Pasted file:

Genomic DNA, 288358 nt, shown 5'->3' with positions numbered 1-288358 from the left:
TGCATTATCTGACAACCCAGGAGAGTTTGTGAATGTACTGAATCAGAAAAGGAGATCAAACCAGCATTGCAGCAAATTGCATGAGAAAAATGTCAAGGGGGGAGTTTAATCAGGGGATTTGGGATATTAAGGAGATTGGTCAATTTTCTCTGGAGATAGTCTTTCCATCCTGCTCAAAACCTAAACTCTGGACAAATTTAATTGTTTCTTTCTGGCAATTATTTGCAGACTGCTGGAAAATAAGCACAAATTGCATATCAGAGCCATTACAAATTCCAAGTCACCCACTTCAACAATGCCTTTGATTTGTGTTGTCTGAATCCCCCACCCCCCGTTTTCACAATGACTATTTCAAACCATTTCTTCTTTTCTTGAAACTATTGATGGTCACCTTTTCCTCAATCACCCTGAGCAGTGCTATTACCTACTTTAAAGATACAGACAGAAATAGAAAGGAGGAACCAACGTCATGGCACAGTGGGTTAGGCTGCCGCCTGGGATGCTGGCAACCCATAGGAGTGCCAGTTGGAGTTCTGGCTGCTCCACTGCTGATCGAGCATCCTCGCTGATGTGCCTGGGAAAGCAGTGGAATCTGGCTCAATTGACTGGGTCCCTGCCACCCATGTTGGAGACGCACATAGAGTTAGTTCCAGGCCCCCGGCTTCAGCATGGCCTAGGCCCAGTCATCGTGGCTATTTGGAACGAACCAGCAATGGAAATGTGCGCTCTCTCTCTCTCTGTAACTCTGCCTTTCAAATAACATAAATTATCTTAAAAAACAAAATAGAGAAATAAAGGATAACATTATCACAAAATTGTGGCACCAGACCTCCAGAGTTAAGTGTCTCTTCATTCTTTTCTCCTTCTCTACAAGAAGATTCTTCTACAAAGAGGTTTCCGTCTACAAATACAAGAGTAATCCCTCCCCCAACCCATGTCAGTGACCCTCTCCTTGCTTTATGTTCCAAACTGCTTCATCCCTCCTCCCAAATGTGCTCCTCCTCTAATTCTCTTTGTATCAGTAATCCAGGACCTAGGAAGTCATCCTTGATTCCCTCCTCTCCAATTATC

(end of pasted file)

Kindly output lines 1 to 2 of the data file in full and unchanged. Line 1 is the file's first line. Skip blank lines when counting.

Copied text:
Genomic DNA, 288358 nt, shown 5'->3' with positions numbered 1-288358 from the left:
TGCATTATCTGACAACCCAGGAGAGTTTGTGAATGTACTGAATCAGAAAAGGAGATCAAACCAGCATTGCAGCAAATTGCATGAGAAAAATGTCAAGGGGGGAGTTTAATCAGGGGATTTGGGATATTAAGGAGATTGGTCAATTTTCTCTGGAGATAGTCTTTCCATCCTGCTCAAAACCTAAACTCTGGACAAATTTAATTGTTTCTTTCTGGCAATTATTTGCAGACTGCTGGAAAATAAGCACAAATTGCATATCAGAGCCATTACAAATTCCAAGTCACCCACTTCAACAATGCCTTTGATTTGTGTTGTCTGAATCCCCCACCCCCCGTTTTCACAATGACTATTTCAAACCATTTCTTCTTTTCTTGAAACTATTGATGGTCACCTTTTCCTCAATCACCCTGAGCAGTGCTATTACCTACTTTAAAGATACAGACAGAAATAGAAAGGAGGAACCAACGTCATGGCACAGTGGGTTAGGCTGCCGCCTGGGATGCTGGCAACCCATAGGAGTGCCAGTTGGAGTTCTGGCTGCTCCACTGCTGATCGAGCATCCTCGCTGATGTGCCTGGGAAAGCAGTGGAATCTGGCTCAATTGACTGGGTCCCTGCCACCCATGTTGGAGACGCACATAGAGTTAGTTCCAGGCCCCCGGCTTCAGCATGGCCTAGGCCCAGTCATCGTGGCTATTTGGAACGAACCAGCAATGGAAATGTGCGCTCTCTCTCTCTCTGTAACTCTGCCTTTCAAATAACATAAATTATCTTAAAAAACAAAATAGAGAAATAAAGGATAACATTATCACAAAATTGTGGCACCAGACCTCCAGAGTTAAGTGTCTCTTCATTCTTTTCTCCTTCTCTACAAGAAGATTCTTCTACAAAGAGGTTTCCGTCTACAAATACAAGAGTAATCCCTCCCCCAACCCATGTCAGTGACCCTCTCCTTGCTTTATGTTCCAAACTGCTTCATCCCTCCTCCCAAATGTGCTCCTCCTCTAATTCTCTTTGTATCAGTAATCCAGGACCTAGGAAGTCATCCTTGATTCCCTCCTCTCCAATTATC